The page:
Aynne Kokas, from the University of Virginia, offers an in-depth look at China’s growing role in the global media industries and how it is shaping Hollywood in the twenty-first century.
Teaching About Asia: May 2012
Teaching About Asia Newsletter
|Shanghai Sprawl (diametrik photo, 2005, Creative Commons)|
On May 21 and 22, USC Annenberg School for Communication & Journalism and USC U.S.-China Institute are honored to host the 10th Annual Chinese Internet Research Conference at USC Davidson Conference Center. This interdisciplinary conference brings together scholars, analysts, industry leaders, journalists and legal practitioners from around the world to examine the impact of the Internet on Chinese societies, its social, cultural, political and economic aspects, as well as how China is changing the Internet.
Sidney Rittenberg learned Chinese in the U.S. Army and was sent to China at the end of World War II. He ended up joining the Chinese Communist Party as it fought for control of China. After the communist success, he was accused of being an American spy spent years in solitary confinement. Released, he worked for Chinese broadcasting, rising to become a prominent figure - until he was again sent to prison during the Cultural Revolution. Finally released, he's been a part of China's opening to the world, translating for Mike Wallace of 60 Minutes and working as a consultant for major U.S. firms. Rittenberg will soon turn 91. We invite you to join Sid for a screening of The Revolutionary, a new film about his experiences. We'll host the event with the Asia Society on June 12. Producers Irv Drasnin and Lucy Ostrander will also participate.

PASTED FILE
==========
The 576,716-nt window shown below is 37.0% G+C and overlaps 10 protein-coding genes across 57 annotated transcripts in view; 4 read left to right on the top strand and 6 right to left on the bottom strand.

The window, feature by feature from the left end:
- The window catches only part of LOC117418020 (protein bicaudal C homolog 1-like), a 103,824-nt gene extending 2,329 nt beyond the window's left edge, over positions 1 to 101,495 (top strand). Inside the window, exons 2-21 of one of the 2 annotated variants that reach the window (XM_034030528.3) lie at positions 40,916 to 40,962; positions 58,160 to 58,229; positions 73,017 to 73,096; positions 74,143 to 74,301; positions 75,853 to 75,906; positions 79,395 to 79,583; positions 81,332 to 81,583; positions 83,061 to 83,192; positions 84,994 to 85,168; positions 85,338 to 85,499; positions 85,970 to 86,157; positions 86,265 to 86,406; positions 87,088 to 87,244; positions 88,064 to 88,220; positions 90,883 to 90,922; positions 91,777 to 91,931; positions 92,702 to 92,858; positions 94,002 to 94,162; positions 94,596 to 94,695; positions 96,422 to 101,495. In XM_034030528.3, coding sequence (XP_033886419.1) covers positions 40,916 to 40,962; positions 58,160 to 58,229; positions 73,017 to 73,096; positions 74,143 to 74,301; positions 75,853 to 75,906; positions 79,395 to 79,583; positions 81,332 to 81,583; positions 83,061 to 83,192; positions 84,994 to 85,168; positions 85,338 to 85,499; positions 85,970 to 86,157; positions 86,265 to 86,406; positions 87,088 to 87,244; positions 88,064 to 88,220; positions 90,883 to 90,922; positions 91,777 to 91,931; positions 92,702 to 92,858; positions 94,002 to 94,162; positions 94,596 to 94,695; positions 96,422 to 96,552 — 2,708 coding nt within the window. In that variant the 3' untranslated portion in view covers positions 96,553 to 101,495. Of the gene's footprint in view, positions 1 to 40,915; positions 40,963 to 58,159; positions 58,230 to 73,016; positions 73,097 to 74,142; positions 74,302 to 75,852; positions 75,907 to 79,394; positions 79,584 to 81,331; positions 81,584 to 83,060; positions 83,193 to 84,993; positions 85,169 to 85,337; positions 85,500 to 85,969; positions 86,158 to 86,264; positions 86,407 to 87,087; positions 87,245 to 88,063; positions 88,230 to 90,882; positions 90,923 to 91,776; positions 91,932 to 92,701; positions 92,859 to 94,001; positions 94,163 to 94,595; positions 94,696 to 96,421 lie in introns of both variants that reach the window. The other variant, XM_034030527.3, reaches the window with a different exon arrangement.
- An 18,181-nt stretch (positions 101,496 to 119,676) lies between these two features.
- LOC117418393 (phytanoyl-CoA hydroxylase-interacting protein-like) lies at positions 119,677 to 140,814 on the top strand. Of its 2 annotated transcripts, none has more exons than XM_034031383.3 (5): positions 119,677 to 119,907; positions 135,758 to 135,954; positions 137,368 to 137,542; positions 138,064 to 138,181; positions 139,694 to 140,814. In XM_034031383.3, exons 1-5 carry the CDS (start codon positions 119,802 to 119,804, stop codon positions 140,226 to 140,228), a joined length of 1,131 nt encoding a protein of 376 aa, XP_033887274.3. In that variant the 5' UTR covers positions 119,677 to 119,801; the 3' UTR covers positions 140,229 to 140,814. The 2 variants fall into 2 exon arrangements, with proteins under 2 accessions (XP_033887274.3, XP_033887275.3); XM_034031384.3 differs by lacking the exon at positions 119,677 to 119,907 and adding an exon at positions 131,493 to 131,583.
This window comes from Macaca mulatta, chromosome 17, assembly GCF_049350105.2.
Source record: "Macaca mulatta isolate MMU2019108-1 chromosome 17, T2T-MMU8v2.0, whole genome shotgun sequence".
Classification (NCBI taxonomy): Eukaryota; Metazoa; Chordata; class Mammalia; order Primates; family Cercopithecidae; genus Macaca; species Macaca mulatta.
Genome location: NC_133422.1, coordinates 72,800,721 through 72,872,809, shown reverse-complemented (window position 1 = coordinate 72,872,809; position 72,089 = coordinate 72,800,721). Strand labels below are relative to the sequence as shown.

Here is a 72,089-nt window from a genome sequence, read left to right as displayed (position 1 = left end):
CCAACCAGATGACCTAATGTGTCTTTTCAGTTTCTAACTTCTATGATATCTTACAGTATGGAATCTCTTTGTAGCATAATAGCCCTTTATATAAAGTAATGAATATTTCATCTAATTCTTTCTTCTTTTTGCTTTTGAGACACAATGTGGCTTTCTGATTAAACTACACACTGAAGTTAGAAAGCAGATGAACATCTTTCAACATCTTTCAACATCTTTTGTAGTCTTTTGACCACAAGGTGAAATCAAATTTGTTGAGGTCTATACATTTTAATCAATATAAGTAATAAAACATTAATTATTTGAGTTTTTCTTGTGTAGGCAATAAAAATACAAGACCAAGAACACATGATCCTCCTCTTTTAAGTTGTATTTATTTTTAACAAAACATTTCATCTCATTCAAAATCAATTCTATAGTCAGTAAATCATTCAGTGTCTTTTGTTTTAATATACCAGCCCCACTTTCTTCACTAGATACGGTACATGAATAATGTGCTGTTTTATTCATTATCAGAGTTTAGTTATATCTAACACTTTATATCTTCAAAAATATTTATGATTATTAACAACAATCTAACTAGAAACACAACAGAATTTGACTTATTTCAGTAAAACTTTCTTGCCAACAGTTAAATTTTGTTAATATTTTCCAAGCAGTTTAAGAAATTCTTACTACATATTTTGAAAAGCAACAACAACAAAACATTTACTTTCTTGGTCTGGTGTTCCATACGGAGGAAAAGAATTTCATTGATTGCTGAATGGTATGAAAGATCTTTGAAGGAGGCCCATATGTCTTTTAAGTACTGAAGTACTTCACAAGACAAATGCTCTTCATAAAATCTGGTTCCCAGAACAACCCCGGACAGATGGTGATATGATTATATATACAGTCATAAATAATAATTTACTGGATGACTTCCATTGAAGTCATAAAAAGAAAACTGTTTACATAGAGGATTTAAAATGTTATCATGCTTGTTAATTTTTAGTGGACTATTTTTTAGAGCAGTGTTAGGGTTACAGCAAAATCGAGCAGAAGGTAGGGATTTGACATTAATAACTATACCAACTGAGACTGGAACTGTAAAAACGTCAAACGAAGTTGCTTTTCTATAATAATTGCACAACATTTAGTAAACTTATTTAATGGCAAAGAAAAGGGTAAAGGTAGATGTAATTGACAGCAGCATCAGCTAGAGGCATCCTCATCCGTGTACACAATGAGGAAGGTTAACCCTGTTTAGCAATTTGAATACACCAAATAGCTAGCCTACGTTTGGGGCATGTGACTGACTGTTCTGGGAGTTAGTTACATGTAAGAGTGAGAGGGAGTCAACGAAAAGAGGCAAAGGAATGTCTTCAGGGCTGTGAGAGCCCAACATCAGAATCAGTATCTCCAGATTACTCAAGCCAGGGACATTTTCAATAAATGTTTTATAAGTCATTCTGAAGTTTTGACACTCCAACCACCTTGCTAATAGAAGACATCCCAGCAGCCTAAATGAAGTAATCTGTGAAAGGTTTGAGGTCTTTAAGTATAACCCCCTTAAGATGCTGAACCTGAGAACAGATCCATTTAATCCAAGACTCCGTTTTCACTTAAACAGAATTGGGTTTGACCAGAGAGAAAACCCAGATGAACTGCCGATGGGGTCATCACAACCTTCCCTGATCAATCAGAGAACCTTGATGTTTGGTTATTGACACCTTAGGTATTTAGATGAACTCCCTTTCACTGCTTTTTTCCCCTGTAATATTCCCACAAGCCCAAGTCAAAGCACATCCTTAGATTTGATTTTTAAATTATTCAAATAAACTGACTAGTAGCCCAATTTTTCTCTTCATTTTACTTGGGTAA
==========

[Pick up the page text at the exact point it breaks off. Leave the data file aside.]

Later this summer we're delighted to be taking 14 California teachers to China and Taiwan on a study tour that will include historical sites, visits with families, students, and others. These teachers are all graduates from California NCTA programs.
Please share this newsletter with your colleagues and encourage them to subscribe by visiting the USCI website`s newsletter subscription page and selecting the "K-12 Education" subscriber category. As always, we invite educators to share their thoughts and to raise questions in our discussion forums: http://uschinaforum.usc.edu. Visit the forum to see what your colleagues are up to. You can browse the public forums. To post messages, you`ll need a user ID and password. Write to us at email@example.com to sign up.
In this issue:
USCI Summer Institute 2012 - Open for Application
Dates: July 23 to 26, and July 30 to August 2, 2012
Time: 9AM - 4PM
Location: USC Campus
The USC U.S.-China Institute is offering an intensive eight-day equivalent of our "East Asia since 1800" professional development seminar for K-12 teachers employed outside of the greater Los Angeles area.
To be eligible to apply, you must teach at a school located more than 30 miles from USC. Priority in enrollment will be given to World History and Language Arts teachers, but all teachers are encouraged to apply. Enrollment in the seminar will be limited to 24 participants.
Sessions will meet at USC from 9 am to 4 pm, Monday, July 23 to Thursday, July 26 and Monday, July 30 to Thursday, August 2, 2012. For these meeting days, participants will be provided with housing and parking accomodations adjacent to USC, as well as breakfast, lunch and refreshments. Participants will also be taken on field trips to Asia-specific cultural sites around Los Angeles.
Teachers who successfully complete the seminar and its follow-up requirements are eligible to receive:
⇒ $500 stipend for each participant for satisfactory seminar participation and completion of requirements
⇒ Six USC Rossier School of Education continuing education units (processing fee applicable)
For detailed information, please check our website: http://china.usc.edu/ShowArticle.aspx?articleID=2750Â
Thoughts about USCI Summer Institute
- 10th Annual Chinese Internet Research Conference: Social Media, Digital Entertainment, Governance & Social MovementsÂ
Date: May 21-22, 2012
Hosted by the University of Southern California's Annenberg School for Communication & Journalism and the USC U.S.-China Institute, the 10th Annual Chinese Internet Research Conference - CIRC10 - will be held on May 21-22, 2012, in Los Angeles, the world`s entertainment capital. CIRC10 will examine trends and themes as we explore the ways in which the Internet and other technologies interact with Chinese cultural and social life.